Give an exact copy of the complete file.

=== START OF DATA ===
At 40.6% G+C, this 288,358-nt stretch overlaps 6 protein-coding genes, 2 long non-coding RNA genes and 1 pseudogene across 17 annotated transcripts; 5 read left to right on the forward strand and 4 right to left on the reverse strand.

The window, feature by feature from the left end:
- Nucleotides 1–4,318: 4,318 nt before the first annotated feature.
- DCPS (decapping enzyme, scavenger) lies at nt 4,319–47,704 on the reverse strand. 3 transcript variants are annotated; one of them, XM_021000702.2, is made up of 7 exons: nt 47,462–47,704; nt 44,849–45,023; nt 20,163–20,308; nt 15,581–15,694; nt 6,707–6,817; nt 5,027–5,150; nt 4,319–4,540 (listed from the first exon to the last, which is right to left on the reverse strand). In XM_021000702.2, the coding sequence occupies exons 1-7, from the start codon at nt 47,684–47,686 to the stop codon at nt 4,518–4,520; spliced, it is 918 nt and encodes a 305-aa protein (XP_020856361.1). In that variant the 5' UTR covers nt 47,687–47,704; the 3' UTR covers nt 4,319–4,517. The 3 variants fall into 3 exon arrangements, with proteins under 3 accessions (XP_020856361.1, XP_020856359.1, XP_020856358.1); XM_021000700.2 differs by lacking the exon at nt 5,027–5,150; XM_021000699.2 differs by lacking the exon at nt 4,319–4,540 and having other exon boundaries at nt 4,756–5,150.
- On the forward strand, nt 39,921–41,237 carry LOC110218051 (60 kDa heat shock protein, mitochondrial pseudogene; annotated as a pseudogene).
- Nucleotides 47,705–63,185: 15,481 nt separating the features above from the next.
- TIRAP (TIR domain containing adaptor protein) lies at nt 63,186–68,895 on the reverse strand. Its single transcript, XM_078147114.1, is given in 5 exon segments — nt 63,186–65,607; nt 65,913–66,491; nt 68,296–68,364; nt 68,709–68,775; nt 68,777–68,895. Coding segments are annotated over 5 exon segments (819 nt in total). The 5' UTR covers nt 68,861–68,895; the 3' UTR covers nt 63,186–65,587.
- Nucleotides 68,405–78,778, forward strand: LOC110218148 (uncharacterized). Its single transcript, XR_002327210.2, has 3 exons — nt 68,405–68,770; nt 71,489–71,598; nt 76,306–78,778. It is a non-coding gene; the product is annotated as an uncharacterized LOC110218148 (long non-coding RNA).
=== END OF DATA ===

At 40.6% G+C, this 288,358-nt stretch overlaps 6 protein-coding genes, 2 long non-coding RNA genes and 1 pseudogene across 17 annotated transcripts; 5 read left to right on the forward strand and 4 right to left on the reverse strand.

The window, feature by feature from the left end:
- Nucleotides 1–4,318: 4,318 nt before the first annotated feature.
- DCPS (decapping enzyme, scavenger) lies at nt 4,319–47,704 on the reverse strand. 3 transcript variants are annotated; one of them, XM_021000702.2, is made up of 7 exons: nt 47,462–47,704; nt 44,849–45,023; nt 20,163–20,308; nt 15,581–15,694; nt 6,707–6,817; nt 5,027–5,150; nt 4,319–4,540 (listed from the first exon to the last, which is right to left on the reverse strand). In XM_021000702.2, the coding sequence occupies exons 1-7, from the start codon at nt 47,684–47,686 to the stop codon at nt 4,518–4,520; spliced, it is 918 nt and encodes a 305-aa protein (XP_020856361.1). In that variant the 5' UTR covers nt 47,687–47,704; the 3' UTR covers nt 4,319–4,517. The 3 variants fall into 3 exon arrangements, with proteins under 3 accessions (XP_020856361.1, XP_020856359.1, XP_020856358.1); XM_021000700.2 differs by lacking the exon at nt 5,027–5,150; XM_021000699.2 differs by lacking the exon at nt 4,319–4,540 and having other exon boundaries at nt 4,756–5,150.
- On the forward strand, nt 39,921–41,237 carry LOC110218051 (60 kDa heat shock protein, mitochondrial pseudogene; annotated as a pseudogene).
- Nucleotides 47,705–63,185: 15,481 nt separating the features above from the next.
- TIRAP (TIR domain containing adaptor protein) lies at nt 63,186–68,895 on the reverse strand. Its single transcript, XM_078147114.1, is given in 5 exon segments — nt 63,186–65,607; nt 65,913–66,491; nt 68,296–68,364; nt 68,709–68,775; nt 68,777–68,895. Coding segments are annotated over 5 exon segments (819 nt in total). The 5' UTR covers nt 68,861–68,895; the 3' UTR covers nt 63,186–65,587.
- Nucleotides 68,405–78,778, forward strand: LOC110218148 (uncharacterized). Its single transcript, XR_002327210.2, has 3 exons — nt 68,405–68,770; nt 71,489–71,598; nt 76,306–78,778. It is a non-coding gene; the product is annotated as an uncharacterized LOC110218148 (long non-coding RNA).